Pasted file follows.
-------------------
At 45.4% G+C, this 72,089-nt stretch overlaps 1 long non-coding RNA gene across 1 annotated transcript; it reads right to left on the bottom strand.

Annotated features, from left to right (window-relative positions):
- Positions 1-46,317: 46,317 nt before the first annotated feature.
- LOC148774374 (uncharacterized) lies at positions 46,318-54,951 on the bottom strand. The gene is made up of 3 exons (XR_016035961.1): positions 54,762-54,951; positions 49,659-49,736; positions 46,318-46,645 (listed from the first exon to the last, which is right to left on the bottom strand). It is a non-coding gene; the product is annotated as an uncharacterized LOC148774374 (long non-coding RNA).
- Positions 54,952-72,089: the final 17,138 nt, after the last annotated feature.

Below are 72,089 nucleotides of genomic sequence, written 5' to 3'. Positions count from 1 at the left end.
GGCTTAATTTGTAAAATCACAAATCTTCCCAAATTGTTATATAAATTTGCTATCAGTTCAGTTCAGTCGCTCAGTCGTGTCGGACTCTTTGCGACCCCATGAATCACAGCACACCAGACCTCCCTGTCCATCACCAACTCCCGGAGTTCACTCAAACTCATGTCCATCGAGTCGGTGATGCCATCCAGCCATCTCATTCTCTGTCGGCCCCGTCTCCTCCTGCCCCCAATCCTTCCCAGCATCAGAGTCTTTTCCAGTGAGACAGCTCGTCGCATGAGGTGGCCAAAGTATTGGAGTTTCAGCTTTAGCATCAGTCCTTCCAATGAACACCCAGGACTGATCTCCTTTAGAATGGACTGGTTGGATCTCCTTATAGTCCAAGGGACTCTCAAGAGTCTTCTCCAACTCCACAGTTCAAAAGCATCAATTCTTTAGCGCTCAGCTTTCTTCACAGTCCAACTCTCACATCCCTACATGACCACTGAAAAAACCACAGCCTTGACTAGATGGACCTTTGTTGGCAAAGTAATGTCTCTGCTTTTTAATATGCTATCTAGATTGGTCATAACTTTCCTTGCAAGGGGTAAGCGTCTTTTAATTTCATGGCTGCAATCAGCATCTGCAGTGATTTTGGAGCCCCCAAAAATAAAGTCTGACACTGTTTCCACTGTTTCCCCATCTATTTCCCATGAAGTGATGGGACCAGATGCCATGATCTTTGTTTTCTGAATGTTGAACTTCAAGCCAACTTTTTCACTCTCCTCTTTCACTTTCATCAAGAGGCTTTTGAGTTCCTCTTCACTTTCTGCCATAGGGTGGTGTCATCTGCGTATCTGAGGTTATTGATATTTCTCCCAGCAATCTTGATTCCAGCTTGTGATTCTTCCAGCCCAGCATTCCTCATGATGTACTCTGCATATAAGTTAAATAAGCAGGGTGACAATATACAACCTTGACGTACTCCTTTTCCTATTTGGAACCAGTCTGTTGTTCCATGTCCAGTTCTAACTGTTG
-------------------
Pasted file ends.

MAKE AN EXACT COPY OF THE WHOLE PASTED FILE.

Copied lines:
At 45.4% G+C, this 72,089-nt stretch overlaps 1 long non-coding RNA gene across 1 annotated transcript; it reads right to left on the bottom strand.

Annotated features, from left to right (window-relative positions):
- Positions 1-46,317: 46,317 nt before the first annotated feature.
- LOC148774374 (uncharacterized) lies at positions 46,318-54,951 on the bottom strand. The gene is made up of 3 exons (XR_016035961.1): positions 54,762-54,951; positions 49,659-49,736; positions 46,318-46,645 (listed from the first exon to the last, which is right to left on the bottom strand). It is a non-coding gene; the product is annotated as an uncharacterized LOC148774374 (long non-coding RNA).
- Positions 54,952-72,089: the final 17,138 nt, after the last annotated feature.

Below are 72,089 nucleotides of genomic sequence, written 5' to 3'. Positions count from 1 at the left end.
GGCTTAATTTGTAAAATCACAAATCTTCCCAAATTGTTATATAAATTTGCTATCAGTTCAGTTCAGTCGCTCAGTCGTGTCGGACTCTTTGCGACCCCATGAATCACAGCACACCAGACCTCCCTGTCCATCACCAACTCCCGGAGTTCACTCAAACTCATGTCCATCGAGTCGGTGATGCCATCCAGCCATCTCATTCTCTGTCGGCCCCGTCTCCTCCTGCCCCCAATCCTTCCCAGCATCAGAGTCTTTTCCAGTGAGACAGCTCGTCGCATGAGGTGGCCAAAGTATTGGAGTTTCAGCTTTAGCATCAGTCCTTCCAATGAACACCCAGGACTGATCTCCTTTAGAATGGACTGGTTGGATCTCCTTATAGTCCAAGGGACTCTCAAGAGTCTTCTCCAACTCCACAGTTCAAAAGCATCAATTCTTTAGCGCTCAGCTTTCTTCACAGTCCAACTCTCACATCCCTACATGACCACTGAAAAAACCACAGCCTTGACTAGATGGACCTTTGTTGGCAAAGTAATGTCTCTGCTTTTTAATATGCTATCTAGATTGGTCATAACTTTCCTTGCAAGGGGTAAGCGTCTTTTAATTTCATGGCTGCAATCAGCATCTGCAGTGATTTTGGAGCCCCCAAAAATAAAGTCTGACACTGTTTCCACTGTTTCCCCATCTATTTCCCATGAAGTGATGGGACCAGATGCCATGATCTTTGTTTTCTGAATGTTGAACTTCAAGCCAACTTTTTCACTCTCCTCTTTCACTTTCATCAAGAGGCTTTTGAGTTCCTCTTCACTTTCTGCCATAGGGTGGTGTCATCTGCGTATCTGAGGTTATTGATATTTCTCCCAGCAATCTTGATTCCAGCTTGTGATTCTTCCAGCCCAGCATTCCTCATGATGTACTCTGCATATAAGTTAAATAAGCAGGGTGACAATATACAACCTTGACGTACTCCTTTTCCTATTTGGAACCAGTCTGTTGTTCCATGTCCAGTTCTAACTGTTG